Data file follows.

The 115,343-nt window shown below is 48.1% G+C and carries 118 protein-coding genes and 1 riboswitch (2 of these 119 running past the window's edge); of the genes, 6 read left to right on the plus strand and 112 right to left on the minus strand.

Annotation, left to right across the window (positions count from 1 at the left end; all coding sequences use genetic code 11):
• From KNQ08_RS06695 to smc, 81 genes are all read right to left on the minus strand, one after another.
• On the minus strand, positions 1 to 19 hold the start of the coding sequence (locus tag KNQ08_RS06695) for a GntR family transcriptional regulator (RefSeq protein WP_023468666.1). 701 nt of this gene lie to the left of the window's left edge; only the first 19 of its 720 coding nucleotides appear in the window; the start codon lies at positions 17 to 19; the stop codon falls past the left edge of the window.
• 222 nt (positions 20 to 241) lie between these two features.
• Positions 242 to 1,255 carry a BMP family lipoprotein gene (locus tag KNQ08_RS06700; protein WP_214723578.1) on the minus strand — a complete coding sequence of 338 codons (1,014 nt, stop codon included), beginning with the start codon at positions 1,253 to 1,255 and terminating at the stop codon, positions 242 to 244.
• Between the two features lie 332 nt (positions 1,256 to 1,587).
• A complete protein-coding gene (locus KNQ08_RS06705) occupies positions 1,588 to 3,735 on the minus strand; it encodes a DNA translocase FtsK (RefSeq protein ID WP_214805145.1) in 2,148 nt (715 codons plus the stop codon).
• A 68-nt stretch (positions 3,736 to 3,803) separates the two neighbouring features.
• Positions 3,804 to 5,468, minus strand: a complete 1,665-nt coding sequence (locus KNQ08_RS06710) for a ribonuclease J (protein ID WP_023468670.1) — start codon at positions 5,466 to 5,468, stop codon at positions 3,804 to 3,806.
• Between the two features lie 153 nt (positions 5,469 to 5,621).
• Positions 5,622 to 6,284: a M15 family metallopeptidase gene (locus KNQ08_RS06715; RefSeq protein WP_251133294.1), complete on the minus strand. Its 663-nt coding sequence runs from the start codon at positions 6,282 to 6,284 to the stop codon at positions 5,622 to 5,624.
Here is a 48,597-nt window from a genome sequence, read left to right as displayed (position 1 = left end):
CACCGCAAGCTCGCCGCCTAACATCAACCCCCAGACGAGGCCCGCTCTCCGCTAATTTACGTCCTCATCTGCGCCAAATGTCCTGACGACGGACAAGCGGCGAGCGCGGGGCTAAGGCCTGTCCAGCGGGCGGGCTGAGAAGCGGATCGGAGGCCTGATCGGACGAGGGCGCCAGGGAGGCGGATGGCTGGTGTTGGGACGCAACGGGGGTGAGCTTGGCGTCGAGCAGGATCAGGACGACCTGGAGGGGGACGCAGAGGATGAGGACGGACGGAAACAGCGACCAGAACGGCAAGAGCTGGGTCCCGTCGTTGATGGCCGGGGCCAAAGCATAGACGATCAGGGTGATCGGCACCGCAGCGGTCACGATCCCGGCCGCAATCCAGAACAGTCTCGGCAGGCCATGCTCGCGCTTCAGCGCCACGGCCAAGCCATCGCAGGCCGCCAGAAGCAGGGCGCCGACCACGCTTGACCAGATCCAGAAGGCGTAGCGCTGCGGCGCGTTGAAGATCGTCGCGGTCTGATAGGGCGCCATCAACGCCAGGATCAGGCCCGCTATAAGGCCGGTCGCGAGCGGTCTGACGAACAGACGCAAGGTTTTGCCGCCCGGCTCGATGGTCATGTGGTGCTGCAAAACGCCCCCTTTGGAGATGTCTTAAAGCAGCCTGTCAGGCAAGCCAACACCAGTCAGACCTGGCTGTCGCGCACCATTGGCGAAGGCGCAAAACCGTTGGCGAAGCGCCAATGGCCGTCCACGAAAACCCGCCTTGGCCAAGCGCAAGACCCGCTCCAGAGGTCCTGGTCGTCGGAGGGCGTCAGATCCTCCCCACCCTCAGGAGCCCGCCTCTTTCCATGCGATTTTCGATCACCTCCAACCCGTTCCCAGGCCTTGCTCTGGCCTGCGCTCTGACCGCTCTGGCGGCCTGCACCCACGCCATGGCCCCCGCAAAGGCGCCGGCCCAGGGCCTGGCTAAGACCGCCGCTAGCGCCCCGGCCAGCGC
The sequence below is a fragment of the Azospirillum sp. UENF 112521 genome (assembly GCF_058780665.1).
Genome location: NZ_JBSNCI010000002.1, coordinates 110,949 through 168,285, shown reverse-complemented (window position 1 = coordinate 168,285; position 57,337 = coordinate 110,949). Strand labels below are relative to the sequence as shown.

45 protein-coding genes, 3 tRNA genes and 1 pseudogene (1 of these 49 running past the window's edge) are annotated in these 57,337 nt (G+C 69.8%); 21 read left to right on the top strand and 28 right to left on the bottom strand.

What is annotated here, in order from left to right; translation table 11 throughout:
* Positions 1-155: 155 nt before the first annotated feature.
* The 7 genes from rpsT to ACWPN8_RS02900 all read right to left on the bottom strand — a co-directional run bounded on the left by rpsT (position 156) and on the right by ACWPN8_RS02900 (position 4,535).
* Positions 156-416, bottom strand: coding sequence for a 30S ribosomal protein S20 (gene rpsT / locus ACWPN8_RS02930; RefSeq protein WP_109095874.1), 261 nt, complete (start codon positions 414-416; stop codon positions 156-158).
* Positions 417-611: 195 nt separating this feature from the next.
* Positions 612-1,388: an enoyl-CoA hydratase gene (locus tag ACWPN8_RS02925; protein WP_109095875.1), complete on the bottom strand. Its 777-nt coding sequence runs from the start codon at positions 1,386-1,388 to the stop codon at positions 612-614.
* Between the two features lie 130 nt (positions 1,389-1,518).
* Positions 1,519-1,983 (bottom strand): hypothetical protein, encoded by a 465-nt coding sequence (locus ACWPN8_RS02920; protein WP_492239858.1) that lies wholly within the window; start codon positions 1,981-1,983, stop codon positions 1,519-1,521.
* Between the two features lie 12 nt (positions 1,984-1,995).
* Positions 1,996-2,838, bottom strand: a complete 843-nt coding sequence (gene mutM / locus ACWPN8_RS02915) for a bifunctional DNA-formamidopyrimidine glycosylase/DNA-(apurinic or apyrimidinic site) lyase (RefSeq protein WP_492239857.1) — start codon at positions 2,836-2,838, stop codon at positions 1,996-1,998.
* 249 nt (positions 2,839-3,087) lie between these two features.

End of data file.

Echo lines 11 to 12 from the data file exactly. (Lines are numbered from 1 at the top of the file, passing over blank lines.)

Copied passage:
• Between the two features lie 153 nt (positions 5,469 to 5,621).
• Positions 5,622 to 6,284: a M15 family metallopeptidase gene (locus KNQ08_RS06715; RefSeq protein WP_251133294.1), complete on the minus strand. Its 663-nt coding sequence runs from the start codon at positions 6,282 to 6,284 to the stop codon at positions 5,622 to 5,624.